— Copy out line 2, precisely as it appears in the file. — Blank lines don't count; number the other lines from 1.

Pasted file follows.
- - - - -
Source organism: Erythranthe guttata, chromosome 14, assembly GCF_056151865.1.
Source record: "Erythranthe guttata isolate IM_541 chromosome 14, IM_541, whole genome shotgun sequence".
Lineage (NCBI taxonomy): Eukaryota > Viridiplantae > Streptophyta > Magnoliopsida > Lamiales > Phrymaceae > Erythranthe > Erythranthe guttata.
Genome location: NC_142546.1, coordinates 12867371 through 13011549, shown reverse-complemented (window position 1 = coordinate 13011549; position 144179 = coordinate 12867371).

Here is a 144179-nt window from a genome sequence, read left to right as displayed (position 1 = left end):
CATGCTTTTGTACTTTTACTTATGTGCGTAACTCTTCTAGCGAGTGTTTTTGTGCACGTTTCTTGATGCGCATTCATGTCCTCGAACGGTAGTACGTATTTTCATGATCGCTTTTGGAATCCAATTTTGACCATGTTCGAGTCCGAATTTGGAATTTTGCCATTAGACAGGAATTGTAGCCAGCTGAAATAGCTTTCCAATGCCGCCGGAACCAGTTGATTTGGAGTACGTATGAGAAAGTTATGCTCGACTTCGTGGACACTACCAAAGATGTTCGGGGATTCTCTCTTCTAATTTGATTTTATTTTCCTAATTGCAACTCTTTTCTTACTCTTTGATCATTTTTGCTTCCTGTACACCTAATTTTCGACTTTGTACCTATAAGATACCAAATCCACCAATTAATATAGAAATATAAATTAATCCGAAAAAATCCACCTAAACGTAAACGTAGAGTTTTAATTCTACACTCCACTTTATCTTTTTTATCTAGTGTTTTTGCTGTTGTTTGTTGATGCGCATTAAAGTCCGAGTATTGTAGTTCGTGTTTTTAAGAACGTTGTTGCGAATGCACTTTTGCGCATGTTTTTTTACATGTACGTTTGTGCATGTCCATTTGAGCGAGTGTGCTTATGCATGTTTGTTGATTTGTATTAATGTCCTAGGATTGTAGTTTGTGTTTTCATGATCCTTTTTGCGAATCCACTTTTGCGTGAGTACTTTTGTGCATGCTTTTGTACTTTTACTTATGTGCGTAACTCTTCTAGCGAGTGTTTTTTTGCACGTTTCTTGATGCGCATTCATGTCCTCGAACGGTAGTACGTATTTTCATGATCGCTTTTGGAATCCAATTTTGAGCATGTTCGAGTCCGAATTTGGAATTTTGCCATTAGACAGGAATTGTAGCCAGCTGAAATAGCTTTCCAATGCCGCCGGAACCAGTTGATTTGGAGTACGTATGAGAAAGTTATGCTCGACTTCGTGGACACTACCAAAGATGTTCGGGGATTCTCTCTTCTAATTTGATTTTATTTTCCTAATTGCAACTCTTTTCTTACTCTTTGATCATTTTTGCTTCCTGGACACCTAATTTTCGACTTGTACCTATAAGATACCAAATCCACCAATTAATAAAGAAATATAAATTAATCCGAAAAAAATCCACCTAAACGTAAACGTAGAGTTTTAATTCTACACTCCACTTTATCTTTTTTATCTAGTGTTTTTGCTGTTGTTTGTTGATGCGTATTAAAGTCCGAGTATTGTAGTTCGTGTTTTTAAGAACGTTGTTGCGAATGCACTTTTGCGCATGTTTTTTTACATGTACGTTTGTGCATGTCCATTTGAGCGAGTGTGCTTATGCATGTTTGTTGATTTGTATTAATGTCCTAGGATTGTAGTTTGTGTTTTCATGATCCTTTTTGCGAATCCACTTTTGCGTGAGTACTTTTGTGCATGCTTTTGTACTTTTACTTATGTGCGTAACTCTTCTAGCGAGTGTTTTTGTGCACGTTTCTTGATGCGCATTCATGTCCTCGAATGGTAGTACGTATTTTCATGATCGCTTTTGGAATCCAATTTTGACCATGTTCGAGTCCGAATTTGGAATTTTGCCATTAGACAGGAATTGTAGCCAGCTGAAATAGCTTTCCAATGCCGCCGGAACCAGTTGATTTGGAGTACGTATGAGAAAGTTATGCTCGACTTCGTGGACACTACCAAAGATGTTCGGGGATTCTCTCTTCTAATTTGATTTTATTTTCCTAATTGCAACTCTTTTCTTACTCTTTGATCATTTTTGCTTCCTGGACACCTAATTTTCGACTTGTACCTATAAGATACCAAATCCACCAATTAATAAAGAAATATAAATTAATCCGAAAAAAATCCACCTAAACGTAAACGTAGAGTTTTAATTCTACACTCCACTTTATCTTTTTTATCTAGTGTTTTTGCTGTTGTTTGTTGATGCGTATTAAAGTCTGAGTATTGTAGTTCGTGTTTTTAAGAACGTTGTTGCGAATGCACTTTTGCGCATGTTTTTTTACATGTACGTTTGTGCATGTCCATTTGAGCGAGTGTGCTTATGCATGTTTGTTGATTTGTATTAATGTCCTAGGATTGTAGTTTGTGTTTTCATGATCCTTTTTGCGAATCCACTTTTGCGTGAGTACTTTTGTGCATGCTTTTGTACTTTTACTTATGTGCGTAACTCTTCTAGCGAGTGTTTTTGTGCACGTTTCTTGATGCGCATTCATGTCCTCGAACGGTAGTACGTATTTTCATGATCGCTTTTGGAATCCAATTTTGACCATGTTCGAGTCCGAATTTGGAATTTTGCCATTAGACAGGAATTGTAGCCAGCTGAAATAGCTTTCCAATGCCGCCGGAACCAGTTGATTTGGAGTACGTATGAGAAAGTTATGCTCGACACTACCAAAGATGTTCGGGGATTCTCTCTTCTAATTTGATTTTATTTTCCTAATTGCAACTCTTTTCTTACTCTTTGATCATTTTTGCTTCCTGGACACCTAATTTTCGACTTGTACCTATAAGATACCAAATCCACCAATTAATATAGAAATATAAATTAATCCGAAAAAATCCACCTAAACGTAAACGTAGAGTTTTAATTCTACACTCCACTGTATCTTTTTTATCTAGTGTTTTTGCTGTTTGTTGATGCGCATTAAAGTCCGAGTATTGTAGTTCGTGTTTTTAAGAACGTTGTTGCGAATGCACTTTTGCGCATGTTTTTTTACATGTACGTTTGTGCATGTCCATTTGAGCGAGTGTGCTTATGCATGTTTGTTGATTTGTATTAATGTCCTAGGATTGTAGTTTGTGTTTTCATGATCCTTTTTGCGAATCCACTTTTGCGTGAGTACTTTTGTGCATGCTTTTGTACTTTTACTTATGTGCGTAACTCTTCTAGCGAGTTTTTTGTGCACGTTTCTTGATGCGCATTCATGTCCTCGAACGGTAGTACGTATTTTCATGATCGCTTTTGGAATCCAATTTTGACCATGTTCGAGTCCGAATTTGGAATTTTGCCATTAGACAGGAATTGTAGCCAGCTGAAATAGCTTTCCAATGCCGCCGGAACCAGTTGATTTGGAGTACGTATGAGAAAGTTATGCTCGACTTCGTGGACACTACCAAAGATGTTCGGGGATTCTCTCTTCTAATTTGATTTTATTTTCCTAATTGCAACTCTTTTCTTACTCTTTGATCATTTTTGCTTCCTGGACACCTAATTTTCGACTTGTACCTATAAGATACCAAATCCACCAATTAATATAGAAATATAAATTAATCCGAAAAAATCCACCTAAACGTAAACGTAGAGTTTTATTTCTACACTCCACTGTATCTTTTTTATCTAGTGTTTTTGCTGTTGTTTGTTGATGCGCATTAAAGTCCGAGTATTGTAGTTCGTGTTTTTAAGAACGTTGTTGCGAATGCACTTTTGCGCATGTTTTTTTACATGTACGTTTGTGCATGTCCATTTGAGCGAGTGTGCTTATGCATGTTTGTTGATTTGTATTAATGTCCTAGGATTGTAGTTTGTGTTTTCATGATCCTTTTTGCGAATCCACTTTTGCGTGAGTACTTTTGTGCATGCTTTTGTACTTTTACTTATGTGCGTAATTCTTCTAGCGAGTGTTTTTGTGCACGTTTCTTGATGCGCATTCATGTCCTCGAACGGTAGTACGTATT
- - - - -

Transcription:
Source record: "Erythranthe guttata isolate IM_541 chromosome 14, IM_541, whole genome shotgun sequence".